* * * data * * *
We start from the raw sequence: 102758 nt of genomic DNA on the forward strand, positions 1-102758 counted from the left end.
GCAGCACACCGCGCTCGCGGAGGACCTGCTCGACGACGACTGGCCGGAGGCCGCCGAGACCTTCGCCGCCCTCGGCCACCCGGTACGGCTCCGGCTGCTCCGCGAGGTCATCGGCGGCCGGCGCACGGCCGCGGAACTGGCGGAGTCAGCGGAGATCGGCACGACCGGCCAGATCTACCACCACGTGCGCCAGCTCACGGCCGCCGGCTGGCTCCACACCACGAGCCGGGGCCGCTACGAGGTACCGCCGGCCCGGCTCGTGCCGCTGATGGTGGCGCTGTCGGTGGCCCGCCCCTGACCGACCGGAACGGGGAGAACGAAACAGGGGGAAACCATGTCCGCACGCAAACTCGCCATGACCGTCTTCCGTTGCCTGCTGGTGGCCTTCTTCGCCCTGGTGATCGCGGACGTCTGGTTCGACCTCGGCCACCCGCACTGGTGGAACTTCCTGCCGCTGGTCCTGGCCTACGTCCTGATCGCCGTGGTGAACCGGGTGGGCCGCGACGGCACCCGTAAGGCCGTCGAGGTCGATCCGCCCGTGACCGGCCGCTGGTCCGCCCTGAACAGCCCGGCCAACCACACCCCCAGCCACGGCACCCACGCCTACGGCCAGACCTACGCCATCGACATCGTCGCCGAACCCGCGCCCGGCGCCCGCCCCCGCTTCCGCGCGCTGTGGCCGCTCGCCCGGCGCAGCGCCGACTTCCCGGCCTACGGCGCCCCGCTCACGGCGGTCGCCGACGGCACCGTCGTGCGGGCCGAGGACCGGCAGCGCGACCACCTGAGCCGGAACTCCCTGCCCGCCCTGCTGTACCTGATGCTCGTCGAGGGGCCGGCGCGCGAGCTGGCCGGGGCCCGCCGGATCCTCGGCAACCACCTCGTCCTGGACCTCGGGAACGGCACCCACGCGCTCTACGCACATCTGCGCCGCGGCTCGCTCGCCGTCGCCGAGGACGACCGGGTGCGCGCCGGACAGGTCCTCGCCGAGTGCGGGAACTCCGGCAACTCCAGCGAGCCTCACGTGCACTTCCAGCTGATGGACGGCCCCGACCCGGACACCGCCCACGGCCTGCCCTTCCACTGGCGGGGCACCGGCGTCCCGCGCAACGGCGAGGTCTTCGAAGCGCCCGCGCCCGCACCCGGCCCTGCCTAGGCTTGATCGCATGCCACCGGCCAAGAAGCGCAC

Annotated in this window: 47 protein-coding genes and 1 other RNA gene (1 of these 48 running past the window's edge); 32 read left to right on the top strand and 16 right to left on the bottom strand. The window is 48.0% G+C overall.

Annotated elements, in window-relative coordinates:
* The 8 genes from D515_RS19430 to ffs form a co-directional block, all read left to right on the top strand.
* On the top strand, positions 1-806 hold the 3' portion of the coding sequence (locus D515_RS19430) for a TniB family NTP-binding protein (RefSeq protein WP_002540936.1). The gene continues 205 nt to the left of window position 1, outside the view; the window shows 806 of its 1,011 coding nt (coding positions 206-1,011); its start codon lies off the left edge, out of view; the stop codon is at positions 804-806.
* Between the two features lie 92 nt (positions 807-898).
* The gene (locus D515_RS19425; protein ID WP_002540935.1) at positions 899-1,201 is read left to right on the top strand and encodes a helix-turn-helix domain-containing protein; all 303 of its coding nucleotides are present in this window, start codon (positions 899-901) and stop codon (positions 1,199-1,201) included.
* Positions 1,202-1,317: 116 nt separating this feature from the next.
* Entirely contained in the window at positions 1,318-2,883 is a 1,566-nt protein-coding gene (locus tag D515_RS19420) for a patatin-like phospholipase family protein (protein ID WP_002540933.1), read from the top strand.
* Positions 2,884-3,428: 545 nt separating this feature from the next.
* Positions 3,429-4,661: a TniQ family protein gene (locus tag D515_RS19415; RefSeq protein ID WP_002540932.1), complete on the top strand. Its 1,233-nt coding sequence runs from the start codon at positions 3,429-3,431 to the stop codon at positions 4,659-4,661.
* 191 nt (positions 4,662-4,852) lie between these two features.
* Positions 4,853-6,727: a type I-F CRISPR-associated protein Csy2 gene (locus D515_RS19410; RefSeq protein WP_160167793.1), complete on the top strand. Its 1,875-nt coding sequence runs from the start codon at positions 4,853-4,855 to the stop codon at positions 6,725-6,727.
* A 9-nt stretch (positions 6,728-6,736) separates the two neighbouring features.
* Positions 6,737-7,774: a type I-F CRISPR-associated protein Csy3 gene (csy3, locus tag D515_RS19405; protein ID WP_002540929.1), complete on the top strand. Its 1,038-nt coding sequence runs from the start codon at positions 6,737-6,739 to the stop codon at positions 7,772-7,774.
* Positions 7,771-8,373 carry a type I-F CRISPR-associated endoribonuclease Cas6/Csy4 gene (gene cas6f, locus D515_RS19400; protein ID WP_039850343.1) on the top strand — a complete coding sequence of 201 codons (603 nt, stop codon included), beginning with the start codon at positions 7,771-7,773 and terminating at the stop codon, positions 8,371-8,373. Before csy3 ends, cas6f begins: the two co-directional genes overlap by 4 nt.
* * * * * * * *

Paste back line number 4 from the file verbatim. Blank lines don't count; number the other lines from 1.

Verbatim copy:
Annotated elements, in window-relative coordinates: